New York City mayoral candidate Anthony Weiner wrote an 11-paragraph, 543-word email to supporters Wednesday explaining why he isn't dropping out of the race, despite new allegations he was involved in sexual chats with a woman after he resigned from his U.S. House seat for similar reasons.
In the email, Weiner he knew "mistakes of [his] personal life" would make the campaign "difficult."
"Sending these embarrassing messages to women online, whom I never met, was a personal failing that was hurtful to my wife and a part of my life that Huma and I have put behind us," he wrote. "These things I did, as you have read in the papers, didn't happen once."
When I decided to run for mayor this year I knew it would be tough. I knew that the mistakes of my personal life would make things difficult for me and for my family. From the very beginning, some people insisted that I shouldn't even be allowed to run.
I believe that question should be left to the voters. This fight is too important to leave New Yorkers without a choice. And I want to give them the power to decide who their Mayor will be.
I have waged a campaign focused on fighting for the middle class and those struggling to make it there. I published a book of 64 ideas on everything from lowering taxes on New York families to creating the first ever single-payer health care plan for our city. Day after day, I've visited citizens who have been hungry for a voice after years of feeling marginalized or ignored.
New Yorkers responded in resounding ways. They volunteered for our campaign. They submitted their own ideas. They made thousands of small donations. And they showed up on street corners, subway stations and community centers to say hello or give me a piece of their mind.
Now, with 47 days left until the primary, some powerful voices are making it clear that they still don't want me to run. Yesterday's news has given them fresh fodder.
I owe it to you to try to explain.
Sending these embarrassing messages to women online, whom I never met, was a personal failing that was hurtful to my wife and a part of my life that Huma and I have put behind us. These things I did, as you have read in the papers, didn't happen once. It was a terrible mistake that I unfortunately returned to during a rough time in our marriage. After a lot of reflection, some professional help, and a general reorientation of my life, Huma has given me a second chance. I will never stop being grateful for that.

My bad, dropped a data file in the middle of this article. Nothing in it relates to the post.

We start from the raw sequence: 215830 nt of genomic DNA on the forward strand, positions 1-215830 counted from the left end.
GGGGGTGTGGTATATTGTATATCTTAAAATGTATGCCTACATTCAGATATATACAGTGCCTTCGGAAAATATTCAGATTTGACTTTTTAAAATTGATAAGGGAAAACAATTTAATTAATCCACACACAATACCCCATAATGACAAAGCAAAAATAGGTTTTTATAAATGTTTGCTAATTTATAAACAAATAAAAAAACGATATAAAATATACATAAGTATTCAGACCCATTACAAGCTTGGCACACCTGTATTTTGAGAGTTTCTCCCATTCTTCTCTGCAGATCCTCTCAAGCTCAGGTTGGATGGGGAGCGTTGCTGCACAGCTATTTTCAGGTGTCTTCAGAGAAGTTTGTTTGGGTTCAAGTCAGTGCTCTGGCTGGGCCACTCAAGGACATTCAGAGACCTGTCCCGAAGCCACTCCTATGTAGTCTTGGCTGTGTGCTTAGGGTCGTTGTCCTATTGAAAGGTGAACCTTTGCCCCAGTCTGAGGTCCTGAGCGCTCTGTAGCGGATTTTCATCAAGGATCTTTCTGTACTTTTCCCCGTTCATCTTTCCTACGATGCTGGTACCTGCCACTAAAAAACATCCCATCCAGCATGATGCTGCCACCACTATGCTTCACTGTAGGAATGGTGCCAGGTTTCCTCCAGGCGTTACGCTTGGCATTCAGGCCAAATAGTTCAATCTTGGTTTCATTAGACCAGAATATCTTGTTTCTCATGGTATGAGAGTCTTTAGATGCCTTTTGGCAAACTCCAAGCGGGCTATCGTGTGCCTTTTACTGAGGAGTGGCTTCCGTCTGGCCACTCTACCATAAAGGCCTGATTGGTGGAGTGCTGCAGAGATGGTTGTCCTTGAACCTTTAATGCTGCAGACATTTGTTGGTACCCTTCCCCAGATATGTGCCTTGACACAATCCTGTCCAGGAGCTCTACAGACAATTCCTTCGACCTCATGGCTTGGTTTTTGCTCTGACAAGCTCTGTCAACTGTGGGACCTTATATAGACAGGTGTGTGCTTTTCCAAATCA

Before and after announcing my run for Mayor, I repeatedly answered every question about these mistakes. I was clear that these relationships took place over an extended period of time with more than one person. I regret not saying explicitly when these exchanges happened.
But the bottom line is that the "news" today is about my past life.
Some people may find my personal life reason not to listen to me. I completely understand that some may not ever even consider voting for me. But I'm going to keep trying to bring them around and earn their support. This fight is too important to give up, because I've had embarrassing personal things become public.
This campaign isn't about me. It's about a great city that is beginning to lose its mantle as the Capital of the Middle Class. It's about the challenge of finding affordable housing, a good job with benefits and a public school that attracts the greatest teachers and produces the smartest kids. This race for Mayor isn't about me. It's about you. And I'll never lose sight of that.
New Yorkers don't quit, and I'll never quit on you.